Graphic designers aren’t trained necessarily to think in dimension but you
do need to identify things within space that the architecture wouldn’t necessarily
be doing otherwise; through color and type and light. Working on the signage for
Bloomberg’s offices, they wanted people to use the stairs. We thought if people
are intended to use this space, why don’t we at least make it interesting to use. If you
can make the space interesting people will want to be there. It really involves creating a
moment that somebody remembers and immediately understands. Bridge designs
are decorations that we have proposed for the city of Pittsburgh and our
proposal was to, essentially, make those moments special moments. So it could just be
a paint job or it could be using light in a certain way to highlight that
feature as a gateway to the north side. Every building has a timeline of your
experience with it. What’s the cover of this book and then how does that play out as
one navigates through the space where your mind actually solves the problem. So, there’s a process of discovery there. Should you judge a book by its cover? I would really like to say yes, but I
think that there’s a lot of really good books out there that don’t have good covers. My guiding philosophy in design is forever going to change, I think. You have to understand the responsibility
you have in terms of there’s someone at the end of the line there that actually cares about what you’re doing and you have to give it a voice. I never like to pin myself down to one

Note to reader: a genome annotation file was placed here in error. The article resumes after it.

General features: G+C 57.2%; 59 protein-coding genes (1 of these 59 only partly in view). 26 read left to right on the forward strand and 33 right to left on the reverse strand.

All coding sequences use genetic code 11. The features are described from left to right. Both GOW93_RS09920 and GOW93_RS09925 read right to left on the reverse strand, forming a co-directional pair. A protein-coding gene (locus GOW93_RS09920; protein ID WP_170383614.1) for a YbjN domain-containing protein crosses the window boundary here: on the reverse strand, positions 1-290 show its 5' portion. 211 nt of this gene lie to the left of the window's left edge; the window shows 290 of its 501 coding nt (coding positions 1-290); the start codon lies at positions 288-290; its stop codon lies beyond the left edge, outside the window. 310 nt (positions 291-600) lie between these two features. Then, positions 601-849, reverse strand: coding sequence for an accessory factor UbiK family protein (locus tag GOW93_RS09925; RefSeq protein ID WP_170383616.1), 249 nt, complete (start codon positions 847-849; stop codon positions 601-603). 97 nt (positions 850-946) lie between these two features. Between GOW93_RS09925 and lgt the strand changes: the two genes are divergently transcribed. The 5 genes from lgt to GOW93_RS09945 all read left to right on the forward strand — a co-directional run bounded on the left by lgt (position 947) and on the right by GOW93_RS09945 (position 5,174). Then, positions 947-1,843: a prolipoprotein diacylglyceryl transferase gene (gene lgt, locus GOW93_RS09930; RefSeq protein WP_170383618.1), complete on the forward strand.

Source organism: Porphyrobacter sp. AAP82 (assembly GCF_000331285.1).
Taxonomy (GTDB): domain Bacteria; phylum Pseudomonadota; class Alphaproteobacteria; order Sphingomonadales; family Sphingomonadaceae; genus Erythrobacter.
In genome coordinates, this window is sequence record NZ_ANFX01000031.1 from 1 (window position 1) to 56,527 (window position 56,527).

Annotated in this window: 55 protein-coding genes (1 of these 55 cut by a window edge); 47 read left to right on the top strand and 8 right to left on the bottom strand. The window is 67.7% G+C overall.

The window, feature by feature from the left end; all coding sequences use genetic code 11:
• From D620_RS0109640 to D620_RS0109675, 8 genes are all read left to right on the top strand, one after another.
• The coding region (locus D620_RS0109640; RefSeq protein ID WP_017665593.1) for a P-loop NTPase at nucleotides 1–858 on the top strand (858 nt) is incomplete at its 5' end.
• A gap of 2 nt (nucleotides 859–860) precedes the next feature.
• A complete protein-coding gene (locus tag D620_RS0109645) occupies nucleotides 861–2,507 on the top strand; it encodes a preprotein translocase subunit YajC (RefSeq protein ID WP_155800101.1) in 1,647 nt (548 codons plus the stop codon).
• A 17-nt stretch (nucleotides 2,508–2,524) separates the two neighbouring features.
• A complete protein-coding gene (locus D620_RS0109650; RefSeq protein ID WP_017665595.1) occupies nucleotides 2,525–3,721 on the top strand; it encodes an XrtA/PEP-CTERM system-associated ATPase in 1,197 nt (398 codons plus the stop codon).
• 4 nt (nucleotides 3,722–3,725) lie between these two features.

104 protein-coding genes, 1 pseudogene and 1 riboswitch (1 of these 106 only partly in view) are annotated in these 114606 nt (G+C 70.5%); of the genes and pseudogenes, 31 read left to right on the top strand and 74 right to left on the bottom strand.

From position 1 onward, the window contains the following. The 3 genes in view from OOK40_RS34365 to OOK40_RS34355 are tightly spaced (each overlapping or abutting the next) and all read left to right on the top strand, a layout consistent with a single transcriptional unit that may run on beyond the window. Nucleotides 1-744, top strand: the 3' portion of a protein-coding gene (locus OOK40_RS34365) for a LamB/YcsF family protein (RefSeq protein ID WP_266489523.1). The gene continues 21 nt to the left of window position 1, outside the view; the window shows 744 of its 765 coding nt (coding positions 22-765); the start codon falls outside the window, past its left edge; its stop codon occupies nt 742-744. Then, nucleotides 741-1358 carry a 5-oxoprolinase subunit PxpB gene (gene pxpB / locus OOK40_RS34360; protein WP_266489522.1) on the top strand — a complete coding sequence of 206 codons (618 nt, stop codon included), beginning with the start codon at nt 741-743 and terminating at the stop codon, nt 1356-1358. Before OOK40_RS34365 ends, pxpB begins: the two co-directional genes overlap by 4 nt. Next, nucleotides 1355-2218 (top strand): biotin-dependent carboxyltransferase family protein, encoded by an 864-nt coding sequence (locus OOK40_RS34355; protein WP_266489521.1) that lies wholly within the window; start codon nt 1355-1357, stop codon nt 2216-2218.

different style and, to me, that’s what’s fun about design as opposed to an illustrator’s style. You can wear
different hats. The artistic expression, that is the art of it. Getting into the mind of a book, expressing what the book is about, making
it beautiful and grabbing people’s attention. You always care about what are you
reading first and that’s based on contrast of size, contrast of color, is the title more important than the author, can you read it from across the store or not. You know, these are the things that I think about on a daily basis. You have to understand
where this book fits in the world of books. The Day the World Ends is a poetry book
and here’s an example of well, what do you focus on? You have all these different poems that are about different things so I broke the type up a little bit and the author just connected with it. If you love the content, you want
something to come up in your head when you think about it. So, any successful book cover
is something that you want to hold in your hand. It’s
unexpected, smart, and beautiful but at the end of the day you just want to put it on your book shelf face out
because it means something to you. We use graphic design now in many ways to convey who we are as people, to define affiliations, to signal beliefs. If you can contribute to making
peoples lives a little bit better and elevating the general level of design, then why not? If you know how you want to make them feel, that’s the most important thing. You just want to make something memorable. I say, do what you think is right and interesting and smart and then worry
about what the survey says.